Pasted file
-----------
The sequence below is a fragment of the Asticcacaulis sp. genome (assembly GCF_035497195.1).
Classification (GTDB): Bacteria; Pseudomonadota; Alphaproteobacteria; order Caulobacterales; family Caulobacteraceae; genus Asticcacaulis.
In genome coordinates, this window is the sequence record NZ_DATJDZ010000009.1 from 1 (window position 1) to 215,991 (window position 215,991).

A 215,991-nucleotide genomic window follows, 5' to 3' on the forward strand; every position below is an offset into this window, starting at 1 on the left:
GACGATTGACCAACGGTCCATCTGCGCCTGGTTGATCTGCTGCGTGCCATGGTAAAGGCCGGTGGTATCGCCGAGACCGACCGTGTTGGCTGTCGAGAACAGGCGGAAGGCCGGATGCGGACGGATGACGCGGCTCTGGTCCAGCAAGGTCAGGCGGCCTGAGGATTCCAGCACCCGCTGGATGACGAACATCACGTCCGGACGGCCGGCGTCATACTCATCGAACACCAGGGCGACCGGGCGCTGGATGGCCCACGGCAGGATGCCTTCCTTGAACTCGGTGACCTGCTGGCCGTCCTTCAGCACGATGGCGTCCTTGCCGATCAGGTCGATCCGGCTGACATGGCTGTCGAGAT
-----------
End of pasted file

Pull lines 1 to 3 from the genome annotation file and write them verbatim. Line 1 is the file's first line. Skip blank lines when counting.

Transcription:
The sequence below is a fragment of the Asticcacaulis sp. genome (assembly GCF_035497195.1).
Classification (GTDB): Bacteria; Pseudomonadota; Alphaproteobacteria; order Caulobacterales; family Caulobacteraceae; genus Asticcacaulis.
In genome coordinates, this window is the sequence record NZ_DATJDZ010000009.1 from 1 (window position 1) to 215,991 (window position 215,991).